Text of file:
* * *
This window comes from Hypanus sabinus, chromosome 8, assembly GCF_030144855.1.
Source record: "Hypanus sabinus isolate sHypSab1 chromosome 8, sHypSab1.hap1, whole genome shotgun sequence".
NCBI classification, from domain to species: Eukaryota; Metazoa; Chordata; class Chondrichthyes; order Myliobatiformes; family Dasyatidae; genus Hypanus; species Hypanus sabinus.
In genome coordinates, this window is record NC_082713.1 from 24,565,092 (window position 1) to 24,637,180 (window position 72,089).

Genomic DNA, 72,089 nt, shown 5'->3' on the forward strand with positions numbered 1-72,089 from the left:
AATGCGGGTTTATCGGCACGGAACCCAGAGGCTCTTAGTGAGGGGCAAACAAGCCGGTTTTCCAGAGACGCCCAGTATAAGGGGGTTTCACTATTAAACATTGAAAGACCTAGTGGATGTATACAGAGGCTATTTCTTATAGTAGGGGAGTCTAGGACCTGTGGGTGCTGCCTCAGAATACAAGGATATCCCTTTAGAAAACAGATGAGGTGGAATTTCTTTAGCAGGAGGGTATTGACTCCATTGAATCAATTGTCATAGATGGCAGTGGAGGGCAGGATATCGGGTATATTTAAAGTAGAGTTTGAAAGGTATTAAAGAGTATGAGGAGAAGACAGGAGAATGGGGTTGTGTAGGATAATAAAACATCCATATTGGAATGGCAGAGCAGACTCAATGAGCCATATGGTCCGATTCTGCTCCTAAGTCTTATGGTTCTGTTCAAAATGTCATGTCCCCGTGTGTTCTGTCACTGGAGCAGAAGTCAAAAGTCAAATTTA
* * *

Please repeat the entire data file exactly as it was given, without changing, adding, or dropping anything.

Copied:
This window comes from Hypanus sabinus, chromosome 8, assembly GCF_030144855.1.
Source record: "Hypanus sabinus isolate sHypSab1 chromosome 8, sHypSab1.hap1, whole genome shotgun sequence".
NCBI classification, from domain to species: Eukaryota; Metazoa; Chordata; class Chondrichthyes; order Myliobatiformes; family Dasyatidae; genus Hypanus; species Hypanus sabinus.
In genome coordinates, this window is record NC_082713.1 from 24,565,092 (window position 1) to 24,637,180 (window position 72,089).

Genomic DNA, 72,089 nt, shown 5'->3' on the forward strand with positions numbered 1-72,089 from the left:
AATGCGGGTTTATCGGCACGGAACCCAGAGGCTCTTAGTGAGGGGCAAACAAGCCGGTTTTCCAGAGACGCCCAGTATAAGGGGGTTTCACTATTAAACATTGAAAGACCTAGTGGATGTATACAGAGGCTATTTCTTATAGTAGGGGAGTCTAGGACCTGTGGGTGCTGCCTCAGAATACAAGGATATCCCTTTAGAAAACAGATGAGGTGGAATTTCTTTAGCAGGAGGGTATTGACTCCATTGAATCAATTGTCATAGATGGCAGTGGAGGGCAGGATATCGGGTATATTTAAAGTAGAGTTTGAAAGGTATTAAAGAGTATGAGGAGAAGACAGGAGAATGGGGTTGTGTAGGATAATAAAACATCCATATTGGAATGGCAGAGCAGACTCAATGAGCCATATGGTCCGATTCTGCTCCTAAGTCTTATGGTTCTGTTCAAAATGTCATGTCCCCGTGTGTTCTGTCACTGGAGCAGAAGTCAAAAGTCAAATTTA